DNA replication


Watson and Crick proposed that DNA replicated by splitting into two strands, and where the base pairs provide a method of stabalisation in the double helix shape, they also provide a means for the DNA molecule to be replicated exactly in cell division. In the following paragraph is a very brief overview of how the replication occurs.

First of all the double helix unwinds. This is initiated by enzymes, known as helicases, which move along the DNA molecule. There are then two strands of DNA. One of these is the leading strand, and the other is termed the lagging strand. In the leading strand, another enzyme, called DNA polymerase, moves along the strand in the same direction as the helicase, and adds the corresponding base to the new strand which is being built, along with the phosphate and sugar group. The process is slightly more complicated than for the lagging strand. Following unwinding, primase (an enzyme) moves along the DNA strand and synthesises a short RNA primer, which is around 100 to 200 nucleotides in length, which contains RNA bases. Each of these segments of RNA nucleotides is called an Okazaki fragment, after the Japanese scientist who discovered them. Another DNA polymerase replaces the RNA nucleotides in the Okazaki fragment with the corresponding DNA nucleotides. The individual DNA fragments are then joined together by an enzyme called DNA ligase. The process of replication along the lagging strand moves away from the replication fork, the place where the double-helix is separating, hence it occurs as a discontinuos process, whereas the replication along the leading strand, which moves in the opposite direction, occurs as a continuos process, and requires only one enzyme to occur.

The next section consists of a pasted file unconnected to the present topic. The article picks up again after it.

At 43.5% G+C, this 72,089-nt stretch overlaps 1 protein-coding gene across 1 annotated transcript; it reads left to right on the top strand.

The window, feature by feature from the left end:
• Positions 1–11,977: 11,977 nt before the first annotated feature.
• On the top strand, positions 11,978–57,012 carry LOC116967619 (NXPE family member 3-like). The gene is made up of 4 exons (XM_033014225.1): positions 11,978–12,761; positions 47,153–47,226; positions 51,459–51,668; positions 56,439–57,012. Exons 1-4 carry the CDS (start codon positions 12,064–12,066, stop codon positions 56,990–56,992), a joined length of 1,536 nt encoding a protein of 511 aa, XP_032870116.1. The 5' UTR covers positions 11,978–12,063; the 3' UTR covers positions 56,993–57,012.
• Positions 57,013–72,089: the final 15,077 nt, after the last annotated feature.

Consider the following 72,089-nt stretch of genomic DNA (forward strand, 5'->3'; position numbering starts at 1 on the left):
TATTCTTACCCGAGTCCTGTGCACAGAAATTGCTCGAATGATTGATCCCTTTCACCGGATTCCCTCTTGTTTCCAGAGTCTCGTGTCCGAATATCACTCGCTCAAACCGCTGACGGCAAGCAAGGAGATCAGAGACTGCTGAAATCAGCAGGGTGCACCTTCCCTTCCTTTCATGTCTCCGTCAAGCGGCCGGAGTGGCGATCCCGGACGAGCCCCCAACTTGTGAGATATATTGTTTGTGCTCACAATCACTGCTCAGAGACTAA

Two representations of how DNA replicates - the above image is very simple, the image below distinguishes between the lagging strand and the leading strand


The reason for a leading strand and a lagging strand is that the enzyme DNA polymerase can only add nucleotides to the 3' strand. Therefore, to replicate the 5' strand, other enzymes are required to hold the appropriate nucleotides in the correct place on the chain, and then DNA polymerise moves along the chain linking the nucleotides together.

This process of replication ensures that the genetic code, which is contained in the DNA, stays intact, as each new strand of DNA is made up of half the old one.

DNA replication in human cells occurs at a rate of about 50 nucleotides per second being added to the new chain, and this is done extremely accurately, with an an error accuring only about once in every billion (1,000,000,000!!) nucleotides linked - that's an accuracy of 99.9999999%!